About three hundred and forty climate activists, from more than 100 community climate action groups, attended Australia's Climate Action Summit in Melbourne from April 9-11.
Some of the key topics discussed were: a carbon price; fossil fuels such as coal, gas and coal seam gas; working with unions; building a people's power movement; renewable energy campaigns and; bridging the gap between science and politics.
David Spratt, co-author of Climate Code Red, told participants that “climate change is now, not in the future”. He posed the question: “Should science determine politics or should politics determine science?”
A “communique” endorsed by summit participants in the final session called for “a comprehensive national climate policy framework that will deliver emissions reductions consistent with the science of climate change to avoid catastrophic irreversible global warming, as is predicted by experts if urgent emissions reductions do not occur within the next decade.”
The summit said “the current proposals being developed by the federal government’s Multi-Party Climate Change Committee for an interim carbon tax and subsequent emissions trading scheme are inadequate” and ruled out support for a carbon price that results in the rollout of fossil fuels, particularly gas, or puts the cost burden on poor and working people.
The summit also agreed that:
• “Current climate policy options in Australia are inadequate and bear little relationship to actions demanded by the science of climate change.
• “Recent extreme weather events demonstrate that climate change is happening much faster that has been predicted, and is happening now.
• “The failure of the current federal opposition to develop evidence based and credible alternative climate policies is unacceptable.
• “There is a need to build a people’s power movement through community organising, building of alliances and mass mobilisation.
• “This must take into account that the climate movement must combat one of the largest and powerful disinformation campaigns in human history.”
In a plenary session about carbon pricing federal Greens MP for Melbourne Adam Bandt put the case for a carbon price and did not rule out support for an emissions trading scheme.
Victoria McKenzie-McHarg from Environment Victoria and Will McGoldrick from the Climate Institute, said they would accept a carbon price deal that's hard-wired to become an emissions trading scheme.
When asked, they did not spell out what the “deal breakers” would be for them in their negotiations with the Labor government about the carbon price scheme.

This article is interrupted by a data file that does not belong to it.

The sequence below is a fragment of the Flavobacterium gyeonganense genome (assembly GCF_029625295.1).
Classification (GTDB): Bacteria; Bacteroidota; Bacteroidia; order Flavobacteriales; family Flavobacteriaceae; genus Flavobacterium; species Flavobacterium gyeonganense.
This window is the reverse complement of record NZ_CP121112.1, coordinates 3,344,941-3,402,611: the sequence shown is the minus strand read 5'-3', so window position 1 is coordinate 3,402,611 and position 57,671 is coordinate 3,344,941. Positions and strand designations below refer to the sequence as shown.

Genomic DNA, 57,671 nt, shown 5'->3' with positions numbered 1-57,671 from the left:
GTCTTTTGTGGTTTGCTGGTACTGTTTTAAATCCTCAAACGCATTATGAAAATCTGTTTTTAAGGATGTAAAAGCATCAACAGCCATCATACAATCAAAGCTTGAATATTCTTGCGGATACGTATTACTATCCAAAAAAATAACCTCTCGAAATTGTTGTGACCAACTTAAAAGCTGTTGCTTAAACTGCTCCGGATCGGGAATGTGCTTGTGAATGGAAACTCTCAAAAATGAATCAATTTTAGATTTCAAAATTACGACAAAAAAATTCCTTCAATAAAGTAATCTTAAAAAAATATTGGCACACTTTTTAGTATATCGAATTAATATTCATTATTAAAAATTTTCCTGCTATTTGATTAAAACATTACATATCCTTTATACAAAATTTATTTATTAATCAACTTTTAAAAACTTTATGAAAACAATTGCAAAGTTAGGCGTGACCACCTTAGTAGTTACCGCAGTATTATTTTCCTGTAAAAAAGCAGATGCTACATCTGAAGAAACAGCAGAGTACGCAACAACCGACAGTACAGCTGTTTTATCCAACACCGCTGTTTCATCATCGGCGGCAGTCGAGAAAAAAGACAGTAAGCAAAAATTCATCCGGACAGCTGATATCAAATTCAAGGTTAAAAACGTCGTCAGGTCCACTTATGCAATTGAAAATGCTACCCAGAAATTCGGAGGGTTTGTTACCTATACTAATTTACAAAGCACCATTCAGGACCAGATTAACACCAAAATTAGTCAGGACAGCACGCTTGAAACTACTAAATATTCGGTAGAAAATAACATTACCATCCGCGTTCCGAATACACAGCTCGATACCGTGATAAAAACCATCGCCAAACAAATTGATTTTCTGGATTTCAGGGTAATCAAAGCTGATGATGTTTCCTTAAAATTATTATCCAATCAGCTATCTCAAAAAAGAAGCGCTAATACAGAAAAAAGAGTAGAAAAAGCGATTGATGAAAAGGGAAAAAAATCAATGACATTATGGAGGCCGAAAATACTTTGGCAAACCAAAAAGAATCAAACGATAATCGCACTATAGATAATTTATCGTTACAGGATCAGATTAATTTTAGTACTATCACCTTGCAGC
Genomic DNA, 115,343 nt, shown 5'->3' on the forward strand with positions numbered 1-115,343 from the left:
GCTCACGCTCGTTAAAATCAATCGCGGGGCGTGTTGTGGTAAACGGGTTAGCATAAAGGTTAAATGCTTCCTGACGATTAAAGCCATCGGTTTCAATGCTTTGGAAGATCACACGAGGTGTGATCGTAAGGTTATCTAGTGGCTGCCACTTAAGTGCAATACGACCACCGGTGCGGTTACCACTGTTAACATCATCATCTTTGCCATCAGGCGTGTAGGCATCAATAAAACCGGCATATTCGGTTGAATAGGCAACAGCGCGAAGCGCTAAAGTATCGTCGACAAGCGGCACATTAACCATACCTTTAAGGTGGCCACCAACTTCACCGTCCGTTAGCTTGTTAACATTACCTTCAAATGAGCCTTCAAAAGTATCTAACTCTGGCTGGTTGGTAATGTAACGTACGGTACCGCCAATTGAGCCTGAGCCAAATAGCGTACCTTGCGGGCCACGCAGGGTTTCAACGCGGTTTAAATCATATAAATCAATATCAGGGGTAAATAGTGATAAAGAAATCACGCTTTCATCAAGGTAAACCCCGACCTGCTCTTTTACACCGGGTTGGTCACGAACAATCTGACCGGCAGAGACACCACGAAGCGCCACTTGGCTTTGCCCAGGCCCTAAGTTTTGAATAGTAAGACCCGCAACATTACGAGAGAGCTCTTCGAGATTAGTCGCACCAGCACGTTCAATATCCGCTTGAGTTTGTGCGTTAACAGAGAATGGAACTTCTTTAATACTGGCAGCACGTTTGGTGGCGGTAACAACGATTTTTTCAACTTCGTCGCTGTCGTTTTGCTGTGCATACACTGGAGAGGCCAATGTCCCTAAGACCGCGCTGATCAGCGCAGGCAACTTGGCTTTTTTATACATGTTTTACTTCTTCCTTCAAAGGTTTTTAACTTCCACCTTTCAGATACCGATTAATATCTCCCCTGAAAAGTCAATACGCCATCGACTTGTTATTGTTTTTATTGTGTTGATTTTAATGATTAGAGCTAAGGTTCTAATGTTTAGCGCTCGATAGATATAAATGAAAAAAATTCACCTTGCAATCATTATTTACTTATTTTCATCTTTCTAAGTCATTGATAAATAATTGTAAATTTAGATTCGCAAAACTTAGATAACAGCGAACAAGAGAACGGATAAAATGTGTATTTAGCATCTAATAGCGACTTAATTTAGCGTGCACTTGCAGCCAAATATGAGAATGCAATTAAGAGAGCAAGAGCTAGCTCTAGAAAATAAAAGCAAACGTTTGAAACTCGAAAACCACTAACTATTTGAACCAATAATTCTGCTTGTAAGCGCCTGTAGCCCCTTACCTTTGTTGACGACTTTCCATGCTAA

Bandt did say that the emissions cut targets in the former Rudd government’s proposed Carbon Pollution Reduction Scheme were too low, and the industry compensation was too high.
But he did not specify what targets or compensation arrangements would be acceptable to the Greens today.
Bandt said that a carbon price is the “current frame that we're working in”, while McKenzie-McHarg said the climate movement should accept that the “Labor Party has pinned its political fortunes to getting a price on carbon [and] so have the Greens”.
However, speaking on the same panel, Friends of the Earth Sydney’s James Goodman spoke against carbon pricing as an option. “We need to be setting the agenda, not following it,” he said.
Patrick Hearps from Beyond Zero Emissions added: “What we need are measures that work.” He added that building high cost renewable energy infrastructure now would lead to a similar energy price increase as would take place with a carbon tax.
He also warned against “a situation where the continued rollout of renewable energy is dependent on the continued existence of the coal and gas industry” to fund it.
Goodman said the climate movement should not endorse the proposed carbon price on the grounds that “climate policy has to reduce emissions and do so in a way that is socially just”.
He said that “in a growth economy polluters pay to pollute, and pollute more” and that “indirect taxes are always socially unjust; they are always regressive”.
Speaking on a summit panel about working with unions, Australian Council of Trade Unions (ACTU) president Ged Kearney said climate action “won't happen without workers being on side”.
She said “the ACTU accepts the science” but “the neoliberals have won the debate and we are going to see a restructure along [ETS] lines”.
Luke van der Meulen from the mining and energy division of the Construction Forestry Mining Energy Union said “the union movement has to get out and mount a campaign about climate and resource depletion” that “cannot turn into an election campaign”.